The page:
Friday, 21 April 2017

Be Present

I said in my last post that I knew I wouldn't be able to write a poem a day for GloPoWriMo, but after this week I think I could surprise myself. I've pretty much completed 3 new poems. 

And it has to do with being present, being in place, ready to write every day or as often as you can. 

One of the benefits of doing writing practices every day is that like any skill the more you use it the easier it becomes and hopefully the better you get. If you make it a routine to pick up a pen or turn on your laptop at a regular time during the week then your mind becomes attuned to it. You start unconciously thinking of things to write before you sit down, you start to sculpt lines in your head. You cut through the dross of warm-ups faster. 

I've had 2 of the 3 news poems on my 'I want to write' list for ages, but making time to write everyday this week I was able to jump into ideas faster when I found time to sit down. My son's hour guitar lesson was just long enough to sit in a cafe with cake and tea and break the back of a short poem about cake - part of series I've been wanting to write about Finnish flavours for ages. 

The day before I spent half a page playing with a prompt from the NaPoWriMo site about writing a poem letter and then I felt warmed-up enough to start a poem about my daughter and language that I had previously made a page of notes on. The third poem was inspired by something I saw on a drive last week.

Practicing everyday means I am more focussed and ready to write when I sit down. I'm really enjoying the feeling, so hope I can keep it up over the next few months until school finishes and I have the kids every day. It will be harder to find time to write then.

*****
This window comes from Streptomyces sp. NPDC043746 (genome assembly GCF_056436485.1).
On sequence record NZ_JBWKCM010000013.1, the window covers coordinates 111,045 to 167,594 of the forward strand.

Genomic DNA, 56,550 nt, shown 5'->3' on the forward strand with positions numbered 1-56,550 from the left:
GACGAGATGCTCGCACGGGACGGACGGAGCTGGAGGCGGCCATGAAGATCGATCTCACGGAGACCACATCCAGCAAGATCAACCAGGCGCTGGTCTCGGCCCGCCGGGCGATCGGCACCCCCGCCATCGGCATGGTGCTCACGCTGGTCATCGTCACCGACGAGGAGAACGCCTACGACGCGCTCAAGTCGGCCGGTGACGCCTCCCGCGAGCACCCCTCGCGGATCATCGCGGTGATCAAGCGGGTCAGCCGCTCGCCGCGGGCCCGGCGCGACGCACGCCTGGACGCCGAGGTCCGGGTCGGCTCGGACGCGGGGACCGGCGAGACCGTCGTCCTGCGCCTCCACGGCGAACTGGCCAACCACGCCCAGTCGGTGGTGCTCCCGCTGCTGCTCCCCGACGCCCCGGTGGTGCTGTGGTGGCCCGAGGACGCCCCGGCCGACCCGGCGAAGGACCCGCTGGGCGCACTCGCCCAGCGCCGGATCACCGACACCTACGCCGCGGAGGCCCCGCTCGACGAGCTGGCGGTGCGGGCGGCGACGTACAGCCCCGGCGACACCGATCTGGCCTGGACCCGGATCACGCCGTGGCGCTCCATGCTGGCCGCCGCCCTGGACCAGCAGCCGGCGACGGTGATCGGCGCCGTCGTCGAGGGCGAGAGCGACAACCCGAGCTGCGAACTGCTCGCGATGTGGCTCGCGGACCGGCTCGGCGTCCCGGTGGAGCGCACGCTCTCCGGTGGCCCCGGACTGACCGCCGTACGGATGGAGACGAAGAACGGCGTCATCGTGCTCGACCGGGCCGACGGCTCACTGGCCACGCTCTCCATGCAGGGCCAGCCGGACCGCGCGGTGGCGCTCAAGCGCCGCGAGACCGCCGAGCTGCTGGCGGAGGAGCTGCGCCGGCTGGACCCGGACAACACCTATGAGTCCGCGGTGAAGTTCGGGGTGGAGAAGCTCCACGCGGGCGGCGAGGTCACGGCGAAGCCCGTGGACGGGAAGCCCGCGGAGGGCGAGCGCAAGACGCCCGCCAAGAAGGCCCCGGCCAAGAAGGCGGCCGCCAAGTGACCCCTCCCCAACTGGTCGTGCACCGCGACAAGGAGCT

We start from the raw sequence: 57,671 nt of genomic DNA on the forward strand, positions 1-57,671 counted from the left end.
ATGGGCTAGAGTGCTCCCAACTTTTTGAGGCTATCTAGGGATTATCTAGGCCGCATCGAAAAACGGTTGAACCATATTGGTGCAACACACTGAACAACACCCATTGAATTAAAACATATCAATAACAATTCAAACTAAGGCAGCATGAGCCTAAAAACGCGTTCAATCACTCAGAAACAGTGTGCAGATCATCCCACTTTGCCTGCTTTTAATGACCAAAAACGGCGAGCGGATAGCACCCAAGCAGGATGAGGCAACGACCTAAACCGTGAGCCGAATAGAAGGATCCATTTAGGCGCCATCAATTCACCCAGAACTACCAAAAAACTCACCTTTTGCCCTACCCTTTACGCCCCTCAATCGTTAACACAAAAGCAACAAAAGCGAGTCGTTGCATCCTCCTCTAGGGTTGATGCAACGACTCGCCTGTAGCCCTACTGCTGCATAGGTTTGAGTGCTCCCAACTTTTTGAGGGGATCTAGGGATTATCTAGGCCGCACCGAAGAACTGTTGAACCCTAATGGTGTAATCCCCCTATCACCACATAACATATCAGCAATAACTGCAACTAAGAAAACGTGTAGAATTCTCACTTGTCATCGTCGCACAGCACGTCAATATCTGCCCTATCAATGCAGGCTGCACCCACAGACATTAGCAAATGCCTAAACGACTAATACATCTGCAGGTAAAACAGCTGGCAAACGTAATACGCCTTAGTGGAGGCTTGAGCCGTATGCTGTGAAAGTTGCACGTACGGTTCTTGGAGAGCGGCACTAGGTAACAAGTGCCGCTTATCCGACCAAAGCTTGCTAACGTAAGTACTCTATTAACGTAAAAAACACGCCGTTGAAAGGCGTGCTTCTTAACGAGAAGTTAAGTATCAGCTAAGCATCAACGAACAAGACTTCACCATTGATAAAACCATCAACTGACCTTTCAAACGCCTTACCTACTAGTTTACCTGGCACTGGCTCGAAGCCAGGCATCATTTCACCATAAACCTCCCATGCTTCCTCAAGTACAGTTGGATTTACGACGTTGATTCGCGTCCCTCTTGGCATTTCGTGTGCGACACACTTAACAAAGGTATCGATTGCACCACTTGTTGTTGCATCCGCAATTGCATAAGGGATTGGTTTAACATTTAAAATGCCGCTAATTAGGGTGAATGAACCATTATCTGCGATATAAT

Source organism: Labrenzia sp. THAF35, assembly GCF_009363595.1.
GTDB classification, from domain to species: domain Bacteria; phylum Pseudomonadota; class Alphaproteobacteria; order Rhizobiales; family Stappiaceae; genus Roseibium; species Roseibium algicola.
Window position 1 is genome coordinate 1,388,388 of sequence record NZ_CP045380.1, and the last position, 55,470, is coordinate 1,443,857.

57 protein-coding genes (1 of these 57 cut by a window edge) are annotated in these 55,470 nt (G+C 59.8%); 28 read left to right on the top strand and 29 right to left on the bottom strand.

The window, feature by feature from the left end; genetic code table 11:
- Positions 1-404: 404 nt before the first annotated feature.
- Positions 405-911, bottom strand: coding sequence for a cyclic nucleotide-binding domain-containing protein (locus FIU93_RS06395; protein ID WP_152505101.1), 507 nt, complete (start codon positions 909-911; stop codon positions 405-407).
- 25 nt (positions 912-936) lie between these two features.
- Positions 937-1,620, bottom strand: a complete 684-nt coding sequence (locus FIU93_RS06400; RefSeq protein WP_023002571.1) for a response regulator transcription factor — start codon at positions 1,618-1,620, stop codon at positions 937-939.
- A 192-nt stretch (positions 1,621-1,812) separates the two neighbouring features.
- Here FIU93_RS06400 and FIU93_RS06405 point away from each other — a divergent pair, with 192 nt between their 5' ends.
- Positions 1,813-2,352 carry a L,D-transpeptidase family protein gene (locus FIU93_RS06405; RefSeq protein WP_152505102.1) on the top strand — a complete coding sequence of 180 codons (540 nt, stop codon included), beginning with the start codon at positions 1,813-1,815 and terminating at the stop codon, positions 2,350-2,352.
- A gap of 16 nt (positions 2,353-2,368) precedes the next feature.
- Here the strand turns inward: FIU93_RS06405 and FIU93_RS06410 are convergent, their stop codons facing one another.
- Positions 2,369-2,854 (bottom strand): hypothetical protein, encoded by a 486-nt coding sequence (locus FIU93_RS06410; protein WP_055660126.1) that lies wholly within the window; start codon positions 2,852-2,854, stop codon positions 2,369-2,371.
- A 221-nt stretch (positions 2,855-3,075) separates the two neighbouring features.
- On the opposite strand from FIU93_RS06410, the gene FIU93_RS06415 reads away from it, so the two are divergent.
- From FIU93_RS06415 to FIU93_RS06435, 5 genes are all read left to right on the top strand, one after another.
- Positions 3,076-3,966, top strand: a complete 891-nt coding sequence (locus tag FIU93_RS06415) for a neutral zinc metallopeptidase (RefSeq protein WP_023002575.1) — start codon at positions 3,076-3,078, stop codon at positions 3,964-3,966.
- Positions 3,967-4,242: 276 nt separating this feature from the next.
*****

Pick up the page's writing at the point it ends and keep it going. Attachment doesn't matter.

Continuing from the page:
Here's two more poems to enjoy: Anna Akhmatova whose poems I discovered in university.

You Will Hear Thunder

You will hear thunder and remember me,
And think: she wanted storms. The rim
Of the sky will be the colour of hard crimson,
And your heart, as it was then, will be on fire.

That day in Moscow, it will all come true,
when, for the last time, I take my leave,
And hasten to the heights that I have longed for,
Leaving my shadow still to be with you. 

When You're Drunk, You're So Much Fun

When you’re drunk, you’re so much fun -
Your rambling tales make no sense.
The early fall arrived and hung
Bright yellow flags upon the elms. 

In the land of fraud and guile, 
We have strayed, and now, repent,
But, what are these fictitious smiles,
On our lips, so strangely bent?

Not happiness or peace of mind, 
A biting torment - we pursued…
I will not leave my friend behind, - 
So tender and so dissolute.

Monday, 17 April 2017

GloPoWriMo - Global Poetry Writing Month

April is Global Poetry Writing Month, in case you didn't know. I didn't. Well, it's National Poetry Writing Month, but someone has realised that there is a world beyond the United States (a rant for another day), so a new acroynym has popped up. And I'm going with it.